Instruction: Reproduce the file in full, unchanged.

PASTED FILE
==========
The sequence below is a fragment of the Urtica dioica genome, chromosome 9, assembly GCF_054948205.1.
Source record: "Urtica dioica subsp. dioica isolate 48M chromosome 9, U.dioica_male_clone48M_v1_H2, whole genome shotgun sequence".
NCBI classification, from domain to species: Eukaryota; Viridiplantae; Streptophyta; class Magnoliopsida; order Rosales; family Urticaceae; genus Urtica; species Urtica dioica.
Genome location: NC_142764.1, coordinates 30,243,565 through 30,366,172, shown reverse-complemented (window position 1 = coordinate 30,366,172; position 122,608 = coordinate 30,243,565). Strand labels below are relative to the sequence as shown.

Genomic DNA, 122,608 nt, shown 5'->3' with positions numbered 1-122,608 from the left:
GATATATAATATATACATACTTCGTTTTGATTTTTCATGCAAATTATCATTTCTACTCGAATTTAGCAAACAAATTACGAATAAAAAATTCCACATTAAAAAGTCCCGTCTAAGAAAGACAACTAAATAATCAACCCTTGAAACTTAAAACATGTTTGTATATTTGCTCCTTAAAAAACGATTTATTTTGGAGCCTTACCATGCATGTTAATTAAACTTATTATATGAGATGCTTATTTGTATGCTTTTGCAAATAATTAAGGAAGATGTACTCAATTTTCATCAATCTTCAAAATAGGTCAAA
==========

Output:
The sequence below is a fragment of the Urtica dioica genome, chromosome 9, assembly GCF_054948205.1.
Source record: "Urtica dioica subsp. dioica isolate 48M chromosome 9, U.dioica_male_clone48M_v1_H2, whole genome shotgun sequence".
NCBI classification, from domain to species: Eukaryota; Viridiplantae; Streptophyta; class Magnoliopsida; order Rosales; family Urticaceae; genus Urtica; species Urtica dioica.
Genome location: NC_142764.1, coordinates 30,243,565 through 30,366,172, shown reverse-complemented (window position 1 = coordinate 30,366,172; position 122,608 = coordinate 30,243,565). Strand labels below are relative to the sequence as shown.

Genomic DNA, 122,608 nt, shown 5'->3' with positions numbered 1-122,608 from the left:
GATATATAATATATACATACTTCGTTTTGATTTTTCATGCAAATTATCATTTCTACTCGAATTTAGCAAACAAATTACGAATAAAAAATTCCACATTAAAAAGTCCCGTCTAAGAAAGACAACTAAATAATCAACCCTTGAAACTTAAAACATGTTTGTATATTTGCTCCTTAAAAAACGATTTATTTTGGAGCCTTACCATGCATGTTAATTAAACTTATTATATGAGATGCTTATTTGTATGCTTTTGCAAATAATTAAGGAAGATGTACTCAATTTTCATCAATCTTCAAAATAGGTCAAA